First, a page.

Pastor Dale Thomas
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Pastor Thomas has served First Baptist since 1996. He participates in the Keokuk Christian Ministerial Association as well as the Mid-American Baptist Ministers Council.

Previous sermons in synopsis can be found on the Sermon Archive page (under Pastor)
Below is the most recent sermon synopsis for our Worship message.

Sunday March 25, 2018
Responding to God’s Will  (sixth in the Lent series)
      Jonah 1: 1 – 7

There are some interesting links from Jonah to Jesus, including the response of each to the Will of God.  We find that Jesus says: “Yes” to the desire and plan of God, but Jonah says: “No!” for the start.  That is what the will of God is about.  There is no maybe, or I’ll wait awhile after we hear from God. He wants our commitment now and into the future.
.   Abram responded to the will and command of God (Genesis 12: 1) by heading out from the land that he had called his home and where he buried his father and brother into places unknown to him.  Jonah was called (commanded) to go out to proclaim the Lord to the people of Nineveh, something that, according to the lack of reference in the Scriptures, he had never done before.  How many times has God called people to serve the Lord in ways and places that they did not know or had not experienced?  He does not send us into the familiar, but the unfamiliar, so that we will trust in Him alone, and faithfully carry out His plan.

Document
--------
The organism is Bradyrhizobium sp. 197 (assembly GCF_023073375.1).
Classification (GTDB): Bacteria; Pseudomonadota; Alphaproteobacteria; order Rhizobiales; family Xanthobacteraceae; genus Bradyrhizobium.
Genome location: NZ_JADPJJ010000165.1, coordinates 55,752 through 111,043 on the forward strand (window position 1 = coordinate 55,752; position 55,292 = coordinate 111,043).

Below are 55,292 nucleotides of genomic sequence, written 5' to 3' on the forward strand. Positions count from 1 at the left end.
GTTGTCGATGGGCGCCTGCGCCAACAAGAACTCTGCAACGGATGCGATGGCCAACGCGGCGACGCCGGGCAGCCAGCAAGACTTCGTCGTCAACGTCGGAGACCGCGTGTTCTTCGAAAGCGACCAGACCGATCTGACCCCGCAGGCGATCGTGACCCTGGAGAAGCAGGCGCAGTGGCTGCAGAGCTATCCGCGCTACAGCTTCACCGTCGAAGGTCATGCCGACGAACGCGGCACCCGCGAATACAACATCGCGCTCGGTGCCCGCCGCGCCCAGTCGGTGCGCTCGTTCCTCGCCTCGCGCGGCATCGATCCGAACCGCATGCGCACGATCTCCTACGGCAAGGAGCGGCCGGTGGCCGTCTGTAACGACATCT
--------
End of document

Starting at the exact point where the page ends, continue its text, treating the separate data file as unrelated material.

.    It is in the Garden of Gethsemane that Jesus faces the question of how He would respond to the impending betrayal, trial and death.  Remember that He is divine, coming from heaven to earth, and He had not experienced humanity or death before.  Yet, He prays and says, Your divine will is to be done. I will go to the death, leaving my Spirit with You (Lk. 23: 46).  As Jonah spent the three days in the belly of the fish, the disciples believed that Jesus was dead and buried.  But as Jonah, Jesus would spend (about)3 days in the tomb, to be resurrected to eternal life, completing the plan of God.  Jonah would receive a second chance in completing the will of God as he was spat out on the shore near Nineveh. He would complete God’s call as he proclaimed repentance throughout the city.
.     Jesus clearly said: “yes” to God’s plan as we look at His prayer in the Garden of Gethsemane.  When God speaks to us will we be as clear about saying yes, or will we be like Jonah and try to flee from whatever God sets before us?